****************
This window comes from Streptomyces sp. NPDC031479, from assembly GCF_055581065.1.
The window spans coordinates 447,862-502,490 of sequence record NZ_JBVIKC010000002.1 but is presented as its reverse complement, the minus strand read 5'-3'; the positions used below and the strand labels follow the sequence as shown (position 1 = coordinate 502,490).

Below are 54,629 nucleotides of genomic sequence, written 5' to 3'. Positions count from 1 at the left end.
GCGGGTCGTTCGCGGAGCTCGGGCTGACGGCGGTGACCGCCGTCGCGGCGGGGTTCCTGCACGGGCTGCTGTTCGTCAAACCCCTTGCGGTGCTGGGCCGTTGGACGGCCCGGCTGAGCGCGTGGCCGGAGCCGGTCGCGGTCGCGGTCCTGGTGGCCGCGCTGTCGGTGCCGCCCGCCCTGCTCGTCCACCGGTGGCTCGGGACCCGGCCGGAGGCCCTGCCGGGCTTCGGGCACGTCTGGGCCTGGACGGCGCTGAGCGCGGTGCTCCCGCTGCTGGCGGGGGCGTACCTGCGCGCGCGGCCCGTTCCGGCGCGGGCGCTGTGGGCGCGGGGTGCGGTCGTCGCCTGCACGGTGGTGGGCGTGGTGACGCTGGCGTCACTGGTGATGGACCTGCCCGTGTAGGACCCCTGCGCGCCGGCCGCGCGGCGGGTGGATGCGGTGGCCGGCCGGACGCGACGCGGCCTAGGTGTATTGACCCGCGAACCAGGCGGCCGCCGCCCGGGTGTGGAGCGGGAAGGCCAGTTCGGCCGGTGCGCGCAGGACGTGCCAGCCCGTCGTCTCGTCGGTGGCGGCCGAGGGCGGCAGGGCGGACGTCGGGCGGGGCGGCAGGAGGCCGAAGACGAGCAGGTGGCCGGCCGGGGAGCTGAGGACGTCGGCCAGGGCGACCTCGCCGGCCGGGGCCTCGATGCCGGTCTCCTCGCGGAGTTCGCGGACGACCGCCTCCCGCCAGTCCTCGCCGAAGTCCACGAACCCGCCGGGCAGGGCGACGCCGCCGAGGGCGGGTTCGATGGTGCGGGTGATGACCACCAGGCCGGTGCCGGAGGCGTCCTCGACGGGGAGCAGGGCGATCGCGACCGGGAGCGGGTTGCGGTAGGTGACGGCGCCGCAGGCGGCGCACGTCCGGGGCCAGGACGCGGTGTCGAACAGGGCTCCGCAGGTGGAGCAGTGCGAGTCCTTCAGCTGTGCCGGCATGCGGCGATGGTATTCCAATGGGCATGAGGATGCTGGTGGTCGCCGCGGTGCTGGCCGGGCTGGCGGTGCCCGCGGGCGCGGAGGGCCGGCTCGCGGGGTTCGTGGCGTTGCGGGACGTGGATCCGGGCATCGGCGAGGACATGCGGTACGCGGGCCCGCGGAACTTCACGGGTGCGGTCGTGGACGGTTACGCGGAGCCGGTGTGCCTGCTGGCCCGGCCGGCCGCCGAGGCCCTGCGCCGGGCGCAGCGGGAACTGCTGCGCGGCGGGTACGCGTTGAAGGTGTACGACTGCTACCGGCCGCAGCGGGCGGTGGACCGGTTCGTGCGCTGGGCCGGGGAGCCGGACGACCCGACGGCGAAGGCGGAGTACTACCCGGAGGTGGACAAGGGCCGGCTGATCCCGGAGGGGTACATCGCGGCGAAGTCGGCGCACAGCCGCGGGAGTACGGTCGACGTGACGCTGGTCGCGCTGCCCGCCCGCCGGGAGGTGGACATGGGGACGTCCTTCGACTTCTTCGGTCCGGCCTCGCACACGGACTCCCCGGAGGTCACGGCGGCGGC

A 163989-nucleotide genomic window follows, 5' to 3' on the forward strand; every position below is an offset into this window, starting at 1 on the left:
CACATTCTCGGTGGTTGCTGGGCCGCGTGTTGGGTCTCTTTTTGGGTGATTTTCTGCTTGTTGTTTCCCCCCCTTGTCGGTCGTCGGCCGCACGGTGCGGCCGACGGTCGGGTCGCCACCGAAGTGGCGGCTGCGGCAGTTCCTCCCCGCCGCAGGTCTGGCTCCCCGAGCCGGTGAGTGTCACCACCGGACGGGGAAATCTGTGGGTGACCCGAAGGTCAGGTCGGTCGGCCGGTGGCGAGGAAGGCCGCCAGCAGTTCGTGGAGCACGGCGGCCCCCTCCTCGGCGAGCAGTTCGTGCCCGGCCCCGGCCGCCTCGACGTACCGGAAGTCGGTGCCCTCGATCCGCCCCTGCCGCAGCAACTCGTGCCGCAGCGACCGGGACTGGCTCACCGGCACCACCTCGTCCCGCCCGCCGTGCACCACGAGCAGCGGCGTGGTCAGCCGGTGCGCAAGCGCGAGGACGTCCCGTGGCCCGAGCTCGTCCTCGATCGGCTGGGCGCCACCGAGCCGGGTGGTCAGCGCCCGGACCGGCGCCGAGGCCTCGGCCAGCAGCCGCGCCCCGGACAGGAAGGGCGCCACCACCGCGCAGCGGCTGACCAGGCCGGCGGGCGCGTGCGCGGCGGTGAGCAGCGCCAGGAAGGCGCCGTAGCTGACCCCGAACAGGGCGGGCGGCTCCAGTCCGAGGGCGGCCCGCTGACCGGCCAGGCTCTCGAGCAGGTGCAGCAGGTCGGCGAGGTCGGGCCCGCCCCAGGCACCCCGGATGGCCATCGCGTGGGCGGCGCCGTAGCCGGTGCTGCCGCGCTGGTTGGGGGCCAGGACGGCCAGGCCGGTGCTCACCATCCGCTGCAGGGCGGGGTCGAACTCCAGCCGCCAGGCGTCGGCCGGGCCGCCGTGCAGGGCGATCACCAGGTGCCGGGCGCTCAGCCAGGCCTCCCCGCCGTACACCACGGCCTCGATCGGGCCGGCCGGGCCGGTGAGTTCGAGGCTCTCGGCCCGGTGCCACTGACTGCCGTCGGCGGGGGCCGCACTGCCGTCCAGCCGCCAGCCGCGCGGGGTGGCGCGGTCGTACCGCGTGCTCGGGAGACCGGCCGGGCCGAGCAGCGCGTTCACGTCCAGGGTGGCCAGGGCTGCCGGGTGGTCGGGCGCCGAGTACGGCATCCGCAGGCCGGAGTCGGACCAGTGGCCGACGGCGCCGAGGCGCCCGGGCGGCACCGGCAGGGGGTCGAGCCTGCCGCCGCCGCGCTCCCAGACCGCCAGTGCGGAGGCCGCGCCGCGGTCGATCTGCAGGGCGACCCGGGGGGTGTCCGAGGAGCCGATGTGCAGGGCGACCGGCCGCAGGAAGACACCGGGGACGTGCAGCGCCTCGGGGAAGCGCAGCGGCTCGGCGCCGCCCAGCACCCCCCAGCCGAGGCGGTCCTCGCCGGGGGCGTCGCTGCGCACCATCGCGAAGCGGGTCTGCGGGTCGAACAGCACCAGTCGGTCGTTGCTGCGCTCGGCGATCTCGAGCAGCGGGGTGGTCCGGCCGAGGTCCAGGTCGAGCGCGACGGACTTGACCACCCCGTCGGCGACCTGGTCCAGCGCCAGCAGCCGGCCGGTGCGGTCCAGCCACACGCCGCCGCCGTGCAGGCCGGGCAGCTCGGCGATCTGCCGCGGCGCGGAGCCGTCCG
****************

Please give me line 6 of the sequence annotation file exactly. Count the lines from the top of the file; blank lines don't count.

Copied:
CACATTCTCGGTGGTTGCTGGGCCGCGTGTTGGGTCTCTTTTTGGGTGATTTTCTGCTTGTTGTTTCCCCCCCTTGTCGGTCGTCGGCCGCACGGTGCGGCCGACGGTCGGGTCGCCACCGAAGTGGCGGCTGCGGCAGTTCCTCCCCGCCGCAGGTCTGGCTCCCCGAGCCGGTGAGTGTCACCACCGGACGGGGAAATCTGTGGGTGACCCGAAGGTCAGGTCGGTCGGCCGGTGGCGAGGAAGGCCGCCAGCAGTTCGTGGAGCACGGCGGCCCCCTCCTCGGCGAGCAGTTCGTGCCCGGCCCCGGCCGCCTCGACGTACCGGAAGTCGGTGCCCTCGATCCGCCCCTGCCGCAGCAACTCGTGCCGCAGCGACCGGGACTGGCTCACCGGCACCACCTCGTCCCGCCCGCCGTGCACCACGAGCAGCGGCGTGGTCAGCCGGTGCGCAAGCGCGAGGACGTCCCGTGGCCCGAGCTCGTCCTCGATCGGCTGGGCGCCACCGAGCCGGGTGGTCAGCGCCCGGACCGGCGCCGAGGCCTCGGCCAGCAGCCGCGCCCCGGACAGGAAGGGCGCCACCACCGCGCAGCGGCTGACCAGGCCGGCGGGCGCGTGCGCGGCGGTGAGCAGCGCCAGGAAGGCGCCGTAGCTGACCCCGAACAGGGCGGGCGGCTCCAGTCCGAGGGCGGCCCGCTGACCGGCCAGGCTCTCGAGCAGGTGCAGCAGGTCGGCGAGGTCGGGCCCGCCCCAGGCACCCCGGATGGCCATCGCGTGGGCGGCGCCGTAGCCGGTGCTGCCGCGCTGGTTGGGGGCCAGGACGGCCAGGCCGGTGCTCACCATCCGCTGCAGGGCGGGGTCGAACTCCAGCCGCCAGGCGTCGGCCGGGCCGCCGTGCAGGGCGATCACCAGGTGCCGGGCGCTCAGCCAGGCCTCCCCGCCGTACACCACGGCCTCGATCGGGCCGGCCGGGCCGGTGAGTTCGAGGCTCTCGGCCCGGTGCCACTGACTGCCGTCGGCGGGGGCCGCACTGCCGTCCAGCCGCCAGCCGCGCGGGGTGGCGCGGTCGTACCGCGTGCTCGGGAGACCGGCCGGGCCGAGCAGCGCGTTCACGTCCAGGGTGGCCAGGGCTGCCGGGTGGTCGGGCGCCGAGTACGGCATCCGCAGGCCGGAGTCGGACCAGTGGCCGACGGCGCCGAGGCGCCCGGGCGGCACCGGCAGGGGGTCGAGCCTGCCGCCGCCGCGCTCCCAGACCGCCAGTGCGGAGGCCGCGCCGCGGTCGATCTGCAGGGCGACCCGGGGGGTGTCCGAGGAGCCGATGTGCAGGGCGACCGGCCGCAGGAAGACACCGGGGACGTGCAGCGCCTCGGGGAAGCGCAGCGGCTCGGCGCCGCCCAGCACCCCCCAGCCGAGGCGGTCCTCGCCGGGGGCGTCGCTGCGCACCATCGCGAAGCGGGTCTGCGGGTCGAACAGCACCAGTCGGTCGTTGCTGCGCTCGGCGATCTCGAGCAGCGGGGTGGTCCGGCCGAGGTCCAGGTCGAGCGCGACGGACTTGACCACCCCGTCGGCGACCTGGTCCAGCGCCAGCAGCCGGCCGGTGCGGTCCAGCCACACGCCGCCGCCGTGCAGGCCGGGCAGCTCGGCGATCTGCCGCGGCGCGGAGCCGTCCG